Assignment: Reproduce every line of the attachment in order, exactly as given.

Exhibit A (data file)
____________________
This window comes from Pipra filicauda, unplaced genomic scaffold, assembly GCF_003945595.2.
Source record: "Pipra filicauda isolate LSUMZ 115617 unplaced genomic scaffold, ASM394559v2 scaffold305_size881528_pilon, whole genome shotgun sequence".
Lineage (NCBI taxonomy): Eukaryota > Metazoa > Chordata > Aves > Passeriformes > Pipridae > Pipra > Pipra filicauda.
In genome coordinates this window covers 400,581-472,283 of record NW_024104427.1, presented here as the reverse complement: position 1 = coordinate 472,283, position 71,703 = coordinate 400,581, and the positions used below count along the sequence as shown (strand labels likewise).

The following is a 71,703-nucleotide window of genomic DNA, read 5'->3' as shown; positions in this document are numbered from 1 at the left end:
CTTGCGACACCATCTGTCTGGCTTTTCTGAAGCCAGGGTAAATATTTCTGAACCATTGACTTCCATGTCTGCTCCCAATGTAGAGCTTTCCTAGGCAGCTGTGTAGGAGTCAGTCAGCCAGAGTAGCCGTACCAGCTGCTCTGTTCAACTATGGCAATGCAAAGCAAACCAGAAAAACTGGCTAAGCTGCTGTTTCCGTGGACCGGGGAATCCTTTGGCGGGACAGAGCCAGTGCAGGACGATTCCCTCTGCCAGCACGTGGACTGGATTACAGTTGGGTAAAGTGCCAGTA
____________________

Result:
This window comes from Pipra filicauda, unplaced genomic scaffold, assembly GCF_003945595.2.
Source record: "Pipra filicauda isolate LSUMZ 115617 unplaced genomic scaffold, ASM394559v2 scaffold305_size881528_pilon, whole genome shotgun sequence".
Lineage (NCBI taxonomy): Eukaryota > Metazoa > Chordata > Aves > Passeriformes > Pipridae > Pipra > Pipra filicauda.
In genome coordinates this window covers 400,581-472,283 of record NW_024104427.1, presented here as the reverse complement: position 1 = coordinate 472,283, position 71,703 = coordinate 400,581, and the positions used below count along the sequence as shown (strand labels likewise).

The following is a 71,703-nucleotide window of genomic DNA, read 5'->3' as shown; positions in this document are numbered from 1 at the left end:
CTTGCGACACCATCTGTCTGGCTTTTCTGAAGCCAGGGTAAATATTTCTGAACCATTGACTTCCATGTCTGCTCCCAATGTAGAGCTTTCCTAGGCAGCTGTGTAGGAGTCAGTCAGCCAGAGTAGCCGTACCAGCTGCTCTGTTCAACTATGGCAATGCAAAGCAAACCAGAAAAACTGGCTAAGCTGCTGTTTCCGTGGACCGGGGAATCCTTTGGCGGGACAGAGCCAGTGCAGGACGATTCCCTCTGCCAGCACGTGGACTGGATTACAGTTGGGTAAAGTGCCAGTA